29 March 2020

Star Trek Voyager - Favourite Episodes

Top favourites:
Good episodes:

  • S02E21 Deadlock (duplicate Voyager)
  • S06E04 Tinker Tenor Doctor Spy (Photonic canon)
  • S05E22 Someone to Watch Over Me (Doctor introduces
  • S04E14 Message in a Bottle (Mark 1 EMH meets the Mark 2)
  • S05E06 Timeless (Kim and Chakotay travel back to save Voyager)
  • S06E12 Blink of an Eye (Planet that evolves super fast)
  • S02E24 Tuvix (Neelix and Tuvok become one person)
  • S05E25 Equinox (Evil Voyager)
  • S04E26 Hope and Fear (Dauntless is a trap)
  • S03E25 Worst Case Scenario
  • S03E08 Future's End
  • S07E25 Endgame
  • S03E26 Scorpion
  • S04E23 Living Witness
  • S01 Eye of the Needle
  • S02 Dreadnaught
  • S05 Counterpoint
  • S03 The Thaw
  • S05 Bride of Chaotica


And some good moments:


By season:
  • S1, great
    • S01E01 was really off-putting, had many false starts getting into it because of that one.
  • S2, not a lot stood out for me
    • The Q return was very welcome
  • S3, back on form
  • ...

    Star Trek Next Generation - Favourite Episodes



    Not necessarily using episode titles... will update when I can.
    • Rascals
    • I, Borg
    • Unification
    • Return of Scotty
    • Data sentience
    • Picard kidnapped
    • Day in the life of data
    • The Traveler
    • Scientist who died for Lwaxana
    • The overtake (parasites)
    • Trapped in an asteroid
    • Disguise ship
    • Romulan dream team
    • Black guy builds enterprise
    • Klingon trade riker
    • Darmok & Jalaad
    • Picard flute
    • Picard borg
    • Up the long ladder, funny
    • Worf funny moments. Mr Woof.
    • The enemy
    • Kidnapped picard
    • Barclay clever
    • Remember Me
    • Space creature
    • Disaster
    • Data emulated boy
    • Next phase
    • The chase
    • Frame of mind
    • Thomas Riker
    • Descent

    24 March 2020

    Healthy

    Healthy is a big wishy-washy purely contextual-based term. In my opinion, only diet is healthy or unhealthy, no particular food or restaurant is healthy or not. Healthy is a trendline of "what recommended allowances count as part of a nutritious, varied and balanced diet?".


    For example:
    • Meeting AND not exceeding Recommended Daily Allowances (RDA)s on all nutrition types
    • Avoiding known carcinogenic foods such as processed meats
    • Fruit and vegetables "5 a day"
    • Calorie-counting and watching Body Mass Index (BMI)
    • Self-determining RDAs for items that don't have them, such as antioxidants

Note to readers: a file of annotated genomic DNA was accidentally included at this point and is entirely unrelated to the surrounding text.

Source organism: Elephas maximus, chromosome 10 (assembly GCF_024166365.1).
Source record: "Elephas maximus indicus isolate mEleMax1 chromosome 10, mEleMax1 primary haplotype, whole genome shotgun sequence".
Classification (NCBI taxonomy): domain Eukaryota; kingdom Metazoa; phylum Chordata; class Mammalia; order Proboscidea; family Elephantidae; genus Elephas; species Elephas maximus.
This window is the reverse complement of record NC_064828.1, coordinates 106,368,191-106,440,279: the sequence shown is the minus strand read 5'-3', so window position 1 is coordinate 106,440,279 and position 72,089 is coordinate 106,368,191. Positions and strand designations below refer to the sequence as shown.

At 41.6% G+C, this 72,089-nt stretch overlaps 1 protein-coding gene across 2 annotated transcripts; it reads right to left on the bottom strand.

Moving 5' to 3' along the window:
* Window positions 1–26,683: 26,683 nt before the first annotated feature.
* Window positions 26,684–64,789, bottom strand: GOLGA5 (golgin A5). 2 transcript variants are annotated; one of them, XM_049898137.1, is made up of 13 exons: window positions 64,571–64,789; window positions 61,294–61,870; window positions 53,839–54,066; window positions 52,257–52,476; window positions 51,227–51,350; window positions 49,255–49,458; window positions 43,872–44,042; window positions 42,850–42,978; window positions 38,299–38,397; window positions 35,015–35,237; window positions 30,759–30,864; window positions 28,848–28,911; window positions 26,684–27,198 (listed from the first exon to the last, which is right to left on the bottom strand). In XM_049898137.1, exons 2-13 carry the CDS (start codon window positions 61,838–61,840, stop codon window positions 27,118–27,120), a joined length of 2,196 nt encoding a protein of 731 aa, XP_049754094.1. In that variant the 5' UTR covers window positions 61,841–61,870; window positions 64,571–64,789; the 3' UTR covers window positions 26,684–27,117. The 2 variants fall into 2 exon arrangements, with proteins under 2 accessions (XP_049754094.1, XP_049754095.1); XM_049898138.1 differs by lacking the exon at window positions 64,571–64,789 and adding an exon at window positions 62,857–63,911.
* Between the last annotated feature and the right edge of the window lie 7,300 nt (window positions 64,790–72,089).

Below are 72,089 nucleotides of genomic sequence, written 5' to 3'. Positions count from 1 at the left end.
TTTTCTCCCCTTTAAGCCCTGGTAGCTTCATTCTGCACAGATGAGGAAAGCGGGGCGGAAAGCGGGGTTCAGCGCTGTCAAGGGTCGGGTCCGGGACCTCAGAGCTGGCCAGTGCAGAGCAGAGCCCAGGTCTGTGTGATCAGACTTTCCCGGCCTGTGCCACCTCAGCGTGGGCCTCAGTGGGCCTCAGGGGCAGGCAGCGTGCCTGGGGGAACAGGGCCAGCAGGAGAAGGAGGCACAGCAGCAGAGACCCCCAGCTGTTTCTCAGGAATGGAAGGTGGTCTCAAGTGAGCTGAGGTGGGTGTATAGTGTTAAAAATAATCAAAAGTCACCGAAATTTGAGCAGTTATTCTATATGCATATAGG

• Acceptable Daily Intake (ADI) for specific E numbers that have known effects such as E129 Allura Red AC which can cause hyperactivity.
    There is some conflicting advice:
    • 'Smaller, more regular meals'
    • 'Breakfast like a king, lunch like a prince, dinner like a pauper'
    • Maintain alkaline pH in mouth to prevent gingivitis / brushing teeth twice a day and leaving 30 mins before and after

    14 January 2020

    Things I wish I knew or understood growing up


    • It's very easy to be too modest about your achievements. If you've ever been the only person doing something at work, that makes you its owner. You're not 'a' system administrator. You're 'the' system administrator. Seeing it from this perspective was an instant confidence booster for me.
    • Don't go to interviews or promotion panels without ensuring your clothes are ironed. It seems a waste of time, but it's very easy for others to judge you on it. Those little details count.
    • Research the job and products/services of a company well before the interview.
    • All the endless, crazy thoughts and judgments you have as a kid about whether you should have a girlfriend/boyfriend, know what you're doing in life, having lots of friends, FOMO, etc., can get too much on top of you. I was lucky to have a Connexions advisor who put everything in perspective and explained I should ignore all that.
      • Focus just on what I want.
      • There's no rush to solve everything tomorrow. Let everything fall into place and come naturally to you.
    • Knowing your personality type can help explain many things about your behaviour. Use 16personalities. Also look at other things like autism, anxiety, depression, dyslexia, dyspraxia, discalculia, bipolar disorder etc.
    • Knowing your genetic traits and risks can give you further insight to your behaviour. I recommend 23andMe.
    • Try and listen to any bells. Your conscience may make you aware of emotions that you dismiss.
    • Try not to push people away; being introverted and cynical makes it difficult. Know the different between offence and banter.
    • It's very easy to be stubborn. Open your eyes to other views and listen.
    • Be prepared to be criticised.
    • Admit when you are wrong rather than invent lies.
    • Defence mechanisms - learn Valliant's categorisation and know when you're not being mature. These are also related to the seven deadly sins and virtues.